Mulberry pollen behind allergies

Shimona Kanwar

First pollen calendar study for Chandigarh

CHANDIGARH: In a first pollen calendar study for Chandigarh published in an international journal, it has been inferred that the pollens were mostly produced from trees in and around the green belts in the city which caused severe allergies like Rhinitis, nausea, wheezing, itchy nose, and whooping. Also, the two main pollen peak seasons were February to April and August to October. Pollen from mulberry tree was behind most severe allergies.
During February, March and April, the highest pollen concentrations sometimes exceeded 800 pollen/m3. However, from May onwards, daily pollen counts began to decrease, with no new peaks appearing until August–October. The study was recently published in 'Atmospheric Environment', which is a reputed peer-reviewed international journal by Elsevier.
The main team of the researchers from PGI and Panjab university consisted of Dr. Ravindra Khaiwal, department of Community Medicine and School of Public Health and Dr. Ashutosh Aggarwal, Professor and Head, department of Pulmonary Medicine and Dr. Suman Mor, chairperson Department of Environment Studies, Panjab University. The most significant annual average pollen percentage for 2018–2020 was attributed to Morus alba (66.74%), followed by Poaceae --is a grass family (6.55%), Cannabis sativa (6.74%), Celtis occidentalis (2.25%), Parthenium hysterophorus (1.51%), Eucalyptus sp. (1.37%).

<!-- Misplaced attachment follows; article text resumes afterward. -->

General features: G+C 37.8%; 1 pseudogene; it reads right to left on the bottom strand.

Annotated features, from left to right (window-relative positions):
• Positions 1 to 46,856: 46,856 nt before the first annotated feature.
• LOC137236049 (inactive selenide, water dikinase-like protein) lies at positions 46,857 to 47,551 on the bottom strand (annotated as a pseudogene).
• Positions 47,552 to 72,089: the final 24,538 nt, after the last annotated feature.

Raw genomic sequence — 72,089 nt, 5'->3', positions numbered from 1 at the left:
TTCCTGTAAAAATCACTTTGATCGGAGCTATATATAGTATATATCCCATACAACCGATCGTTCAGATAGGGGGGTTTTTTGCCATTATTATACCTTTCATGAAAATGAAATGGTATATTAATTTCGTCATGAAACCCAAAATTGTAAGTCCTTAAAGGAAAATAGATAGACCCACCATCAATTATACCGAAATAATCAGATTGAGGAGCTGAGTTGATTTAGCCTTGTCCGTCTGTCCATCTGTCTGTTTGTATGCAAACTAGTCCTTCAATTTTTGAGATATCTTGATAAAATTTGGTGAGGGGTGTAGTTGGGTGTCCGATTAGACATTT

Morus species are mulberry trees which have the ability to disperse pollen at very high velocity elucidate the reason for a higher concentration of this pollen. “When these allergens/pollens can induce symptoms like runny nose, itching and redness of the skin, nasal irritation, bronchial asthma, sneezing, conjunctivitis, dermatitis, etc. and can exacerbate the condition in COPD and asthma patients,” said Dr Khaiwal. The total annual pollen concentration in the ambient air of Chandigarh was high compared to other different areas.